Such a concealment is greatly seen in today’s software and web browsers; the navigation bar. The drop down menu which drops when you hover across it is a perfect example of hiding the features. Another example where hiding is quite prominent is the advertisement industry. People are shown only that information which is deemed appropriate by the advertiser based on the user. If the user wants to know more about the product, there are several ways to display the entire information.
Consider the Apple website shown above, and specifically the page for the newly launched iPhone 4. The features are “hidden” in such a way that not only are they easily distinguishable, but also neatly organized. At one end, there are “Basic Features” which gives a clear overview of the product for users who wish to know what they want to know and at the other end, there is ‘Tech Specs’ which gives a detailed information about the technological aspects of the phone which are meant for those who are curious to know more and for for the experts.
Thus, it is not only important to remove unnecessary features, but also very important to hide content in a strategical manner such that it does not spoil the simplicity of the design and yet provide most of the functionality that we desire.
Grouping relevant features makes a system of many appear fewer. Working with fewer objects, concepts, and functions—and fewer corresponding buttons to press—makes life simpler when faced with the alternative of having too many choices. As you may have noticed, even though after thoughtful reduction and hiding, there may be instances wherein you are not able to easily find the exact feature you need before your attention span runs out. Thus, organizing/grouping things and elements is a crucial way to achieve simplicity in design.
Let us look at our DVD remote again. What if all the other features apart from Play and Pause are hidden within the functionality of the remote, but unfortunately are thrown in a single place where it is simply a waste of your time if you plan on searching it. Thus, it is of prime importance that you strategically organize and group the features such that they are easily accessible but does not clutter the primary functionality of the system.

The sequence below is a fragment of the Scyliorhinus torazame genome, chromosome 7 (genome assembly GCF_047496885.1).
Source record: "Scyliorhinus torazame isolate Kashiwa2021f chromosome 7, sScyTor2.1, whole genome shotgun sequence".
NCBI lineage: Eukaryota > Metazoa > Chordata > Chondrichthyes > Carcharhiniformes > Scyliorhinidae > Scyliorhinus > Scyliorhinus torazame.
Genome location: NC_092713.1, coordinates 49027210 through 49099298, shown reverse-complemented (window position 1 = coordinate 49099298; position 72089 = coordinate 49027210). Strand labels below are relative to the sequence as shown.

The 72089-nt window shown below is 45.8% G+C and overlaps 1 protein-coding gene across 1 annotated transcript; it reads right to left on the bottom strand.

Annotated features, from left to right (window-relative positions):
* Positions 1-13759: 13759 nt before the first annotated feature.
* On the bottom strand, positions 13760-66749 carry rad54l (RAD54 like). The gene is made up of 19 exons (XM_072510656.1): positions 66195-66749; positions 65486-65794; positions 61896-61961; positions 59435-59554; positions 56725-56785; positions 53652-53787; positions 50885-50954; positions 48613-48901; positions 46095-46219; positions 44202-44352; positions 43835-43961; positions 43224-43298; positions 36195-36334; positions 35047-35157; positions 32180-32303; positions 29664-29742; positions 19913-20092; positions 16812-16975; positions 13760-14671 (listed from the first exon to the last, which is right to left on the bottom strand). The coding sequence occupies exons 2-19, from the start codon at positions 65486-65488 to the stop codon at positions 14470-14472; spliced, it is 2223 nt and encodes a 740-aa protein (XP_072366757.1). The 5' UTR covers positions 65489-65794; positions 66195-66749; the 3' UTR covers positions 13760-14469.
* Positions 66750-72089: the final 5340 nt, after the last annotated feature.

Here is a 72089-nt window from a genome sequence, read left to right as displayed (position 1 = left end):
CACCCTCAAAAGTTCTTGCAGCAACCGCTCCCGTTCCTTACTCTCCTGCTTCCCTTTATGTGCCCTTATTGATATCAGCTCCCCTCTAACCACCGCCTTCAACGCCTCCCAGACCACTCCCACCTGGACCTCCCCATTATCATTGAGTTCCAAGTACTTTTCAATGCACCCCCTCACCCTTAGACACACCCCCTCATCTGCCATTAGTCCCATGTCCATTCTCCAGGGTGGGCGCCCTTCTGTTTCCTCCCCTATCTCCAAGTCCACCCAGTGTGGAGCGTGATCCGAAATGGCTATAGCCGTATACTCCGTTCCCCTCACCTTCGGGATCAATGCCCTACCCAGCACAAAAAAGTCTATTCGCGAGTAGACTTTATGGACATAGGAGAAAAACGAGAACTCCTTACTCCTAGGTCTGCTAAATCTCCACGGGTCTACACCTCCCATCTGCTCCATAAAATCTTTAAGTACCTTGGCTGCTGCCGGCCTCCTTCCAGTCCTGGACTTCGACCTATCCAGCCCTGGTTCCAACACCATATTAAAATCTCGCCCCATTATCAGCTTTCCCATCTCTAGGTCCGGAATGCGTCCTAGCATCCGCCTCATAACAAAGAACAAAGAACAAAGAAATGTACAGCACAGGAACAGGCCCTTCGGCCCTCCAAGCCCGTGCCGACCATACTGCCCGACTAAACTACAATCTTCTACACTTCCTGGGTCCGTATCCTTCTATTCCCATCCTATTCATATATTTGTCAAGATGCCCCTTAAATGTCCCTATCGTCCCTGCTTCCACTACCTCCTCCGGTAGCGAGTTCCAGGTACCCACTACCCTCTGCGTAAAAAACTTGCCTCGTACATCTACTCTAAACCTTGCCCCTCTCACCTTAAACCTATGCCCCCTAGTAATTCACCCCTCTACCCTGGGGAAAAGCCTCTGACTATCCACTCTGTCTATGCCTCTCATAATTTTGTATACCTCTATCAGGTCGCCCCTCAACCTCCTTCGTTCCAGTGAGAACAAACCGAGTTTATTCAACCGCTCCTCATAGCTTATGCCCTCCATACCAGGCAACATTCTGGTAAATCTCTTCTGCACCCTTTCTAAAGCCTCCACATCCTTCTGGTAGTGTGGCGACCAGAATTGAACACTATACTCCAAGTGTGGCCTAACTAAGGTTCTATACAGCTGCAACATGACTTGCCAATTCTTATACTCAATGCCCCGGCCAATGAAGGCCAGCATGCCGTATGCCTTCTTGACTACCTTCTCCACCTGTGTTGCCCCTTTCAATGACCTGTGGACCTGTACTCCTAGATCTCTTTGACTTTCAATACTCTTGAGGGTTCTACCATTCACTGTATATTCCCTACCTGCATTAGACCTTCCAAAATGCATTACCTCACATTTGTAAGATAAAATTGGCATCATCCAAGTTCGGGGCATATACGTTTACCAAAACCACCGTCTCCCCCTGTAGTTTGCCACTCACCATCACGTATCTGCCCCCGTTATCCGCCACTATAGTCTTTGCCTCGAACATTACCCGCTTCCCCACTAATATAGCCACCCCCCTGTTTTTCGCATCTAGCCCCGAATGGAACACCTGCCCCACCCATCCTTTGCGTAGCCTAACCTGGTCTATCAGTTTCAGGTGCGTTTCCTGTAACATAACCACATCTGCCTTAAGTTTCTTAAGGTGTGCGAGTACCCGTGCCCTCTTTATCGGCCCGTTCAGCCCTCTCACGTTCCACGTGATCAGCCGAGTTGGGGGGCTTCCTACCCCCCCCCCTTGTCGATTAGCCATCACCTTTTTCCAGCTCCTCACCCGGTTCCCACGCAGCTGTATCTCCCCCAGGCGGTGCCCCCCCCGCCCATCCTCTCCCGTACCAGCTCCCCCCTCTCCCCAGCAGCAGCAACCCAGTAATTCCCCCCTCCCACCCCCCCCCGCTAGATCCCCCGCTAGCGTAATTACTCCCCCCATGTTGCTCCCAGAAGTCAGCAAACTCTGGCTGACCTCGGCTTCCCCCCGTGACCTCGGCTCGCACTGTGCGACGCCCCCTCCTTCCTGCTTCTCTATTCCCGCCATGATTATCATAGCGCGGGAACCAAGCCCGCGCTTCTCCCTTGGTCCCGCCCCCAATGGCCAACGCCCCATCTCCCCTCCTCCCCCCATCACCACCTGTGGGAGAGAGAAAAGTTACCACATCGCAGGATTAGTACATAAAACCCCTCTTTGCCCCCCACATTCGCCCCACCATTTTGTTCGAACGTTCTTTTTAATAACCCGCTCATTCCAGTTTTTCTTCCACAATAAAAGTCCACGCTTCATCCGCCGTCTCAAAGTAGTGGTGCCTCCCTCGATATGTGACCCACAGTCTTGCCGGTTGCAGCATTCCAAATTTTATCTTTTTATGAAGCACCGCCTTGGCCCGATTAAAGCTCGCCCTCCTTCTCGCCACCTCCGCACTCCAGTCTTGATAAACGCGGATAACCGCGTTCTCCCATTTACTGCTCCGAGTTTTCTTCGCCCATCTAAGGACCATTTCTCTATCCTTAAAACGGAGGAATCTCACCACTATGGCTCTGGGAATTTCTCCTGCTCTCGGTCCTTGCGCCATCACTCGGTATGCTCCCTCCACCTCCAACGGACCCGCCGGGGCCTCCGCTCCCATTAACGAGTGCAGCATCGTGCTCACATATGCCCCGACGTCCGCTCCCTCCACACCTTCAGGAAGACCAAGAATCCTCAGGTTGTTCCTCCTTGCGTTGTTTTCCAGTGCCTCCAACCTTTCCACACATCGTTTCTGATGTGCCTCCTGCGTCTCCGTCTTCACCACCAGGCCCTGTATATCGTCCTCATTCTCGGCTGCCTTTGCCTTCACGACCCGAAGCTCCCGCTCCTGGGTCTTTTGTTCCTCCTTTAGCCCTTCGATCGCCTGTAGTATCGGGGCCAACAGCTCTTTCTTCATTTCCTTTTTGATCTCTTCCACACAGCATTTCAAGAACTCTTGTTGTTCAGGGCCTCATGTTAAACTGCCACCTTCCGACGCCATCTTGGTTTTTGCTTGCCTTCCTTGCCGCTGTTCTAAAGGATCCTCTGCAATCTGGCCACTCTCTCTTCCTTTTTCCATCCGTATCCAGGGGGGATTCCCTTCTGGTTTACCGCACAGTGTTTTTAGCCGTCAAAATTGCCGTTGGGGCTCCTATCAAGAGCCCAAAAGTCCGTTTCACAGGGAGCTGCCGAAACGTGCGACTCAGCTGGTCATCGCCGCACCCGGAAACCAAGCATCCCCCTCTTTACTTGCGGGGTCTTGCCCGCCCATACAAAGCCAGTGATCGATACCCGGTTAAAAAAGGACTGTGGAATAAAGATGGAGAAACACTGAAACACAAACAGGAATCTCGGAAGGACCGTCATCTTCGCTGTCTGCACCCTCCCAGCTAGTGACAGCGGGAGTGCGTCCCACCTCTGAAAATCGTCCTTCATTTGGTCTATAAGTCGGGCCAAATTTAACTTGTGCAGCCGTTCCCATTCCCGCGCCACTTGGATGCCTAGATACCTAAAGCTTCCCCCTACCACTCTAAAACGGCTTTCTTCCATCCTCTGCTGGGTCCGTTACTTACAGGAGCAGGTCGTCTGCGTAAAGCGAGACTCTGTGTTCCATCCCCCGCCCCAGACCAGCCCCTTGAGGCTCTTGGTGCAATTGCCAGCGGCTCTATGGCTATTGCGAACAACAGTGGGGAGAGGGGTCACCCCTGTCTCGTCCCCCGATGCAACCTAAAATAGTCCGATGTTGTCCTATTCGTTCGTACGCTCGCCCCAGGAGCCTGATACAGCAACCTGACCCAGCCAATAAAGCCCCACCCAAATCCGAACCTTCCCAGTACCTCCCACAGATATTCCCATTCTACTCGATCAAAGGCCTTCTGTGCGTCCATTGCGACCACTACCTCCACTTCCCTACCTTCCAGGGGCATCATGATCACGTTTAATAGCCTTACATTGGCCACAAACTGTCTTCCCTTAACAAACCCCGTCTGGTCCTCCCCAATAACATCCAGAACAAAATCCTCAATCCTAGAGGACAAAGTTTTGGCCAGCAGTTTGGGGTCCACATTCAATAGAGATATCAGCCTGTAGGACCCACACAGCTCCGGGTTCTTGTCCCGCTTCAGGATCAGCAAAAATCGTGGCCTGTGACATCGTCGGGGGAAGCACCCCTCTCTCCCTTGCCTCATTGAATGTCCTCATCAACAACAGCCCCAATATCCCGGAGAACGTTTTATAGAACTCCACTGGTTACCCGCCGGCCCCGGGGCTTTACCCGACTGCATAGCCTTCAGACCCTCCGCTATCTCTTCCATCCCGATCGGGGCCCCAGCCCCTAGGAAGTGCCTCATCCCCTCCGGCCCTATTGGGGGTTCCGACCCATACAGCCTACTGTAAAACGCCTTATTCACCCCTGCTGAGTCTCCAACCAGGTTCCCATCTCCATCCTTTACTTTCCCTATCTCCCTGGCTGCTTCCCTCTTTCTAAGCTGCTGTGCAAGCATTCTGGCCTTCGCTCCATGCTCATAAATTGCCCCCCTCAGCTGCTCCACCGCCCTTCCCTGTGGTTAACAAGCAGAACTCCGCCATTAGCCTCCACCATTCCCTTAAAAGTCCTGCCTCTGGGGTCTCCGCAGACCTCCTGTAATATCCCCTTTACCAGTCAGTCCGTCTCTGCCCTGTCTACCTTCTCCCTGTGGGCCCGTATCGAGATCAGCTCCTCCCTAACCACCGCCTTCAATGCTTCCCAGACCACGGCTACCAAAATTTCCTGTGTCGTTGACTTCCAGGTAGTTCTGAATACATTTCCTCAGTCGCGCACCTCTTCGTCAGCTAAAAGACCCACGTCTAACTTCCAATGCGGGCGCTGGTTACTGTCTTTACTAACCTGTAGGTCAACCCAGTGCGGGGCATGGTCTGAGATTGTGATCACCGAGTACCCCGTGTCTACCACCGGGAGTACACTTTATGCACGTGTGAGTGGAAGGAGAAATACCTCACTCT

Another down-to-earth example would be numbers. If the numbers from 0 to 9 were written in a random order and were shown to you — 9 8 2 7 4 6 1 3 5 0, you wouldn’t be able to store it instantly because the brain is not trained to such a pattern before. However, if the numbers were grouped as 1 2 3 4 5 6 7 8 9 0, you wouldn’t even have to look at them twice to remember. Thus the brain interprets the pattern and easily recognizes it. All we did was to regularize the layout and relied on a pattern which was already existent in your head. Thus organizing your system will help you a lot in visual identification too.
To achieve a perfect level of organization, a scheme has to be developed. John Maeda, in his book, “The laws of Simplicity” gives 4 steps for an efficiently organized system – SLIP scheme:
- SORT - Randomly group your ideas that comes to your mind.
- LABEL – Put a label on each of the groups as u feel.
- INTEGRATE – Combine groups which you think are similar.
- PRIORITIZE – Give attention based on set priority.
The above steps are quite self-explanatory so I’m pretty sure you will understand what they mean. These steps are just a process to help you organize better thus enabling you to incorporate simplicity in your designs and work. As presented above, SLIP is a free-form process for finding answers to the question of “What goes with what?” The many little bits of post-it notes that you hang on your wall (in due time) are the system of chaos brought to order with your fingertips. Finding the organizational scheme that works best for you is a wise investment.
However, there is also a grey area in simplicity. Let us consider the example of a website selling laptops. If the advertisement for a laptop is poorly presented with fewer features, then the computer experts will hate it, thus ending up giving an idea to the customers that the website is incompetent. On the other hand, if they advertise with many features, the users might think the website is trying to confuse them and they might not even trust the site anymore, thus the sales will dwindle. For example, how many mainstream users know the meaning of FSB Bus speed or L2 Cache RAM capacity? So, the website is indirectly pointing out that the user is quite clearly not qualified to visit the website. So, simplicity is not just about removing, hiding or organizing elements, its is also about how users interpret Simplicity and how they define it.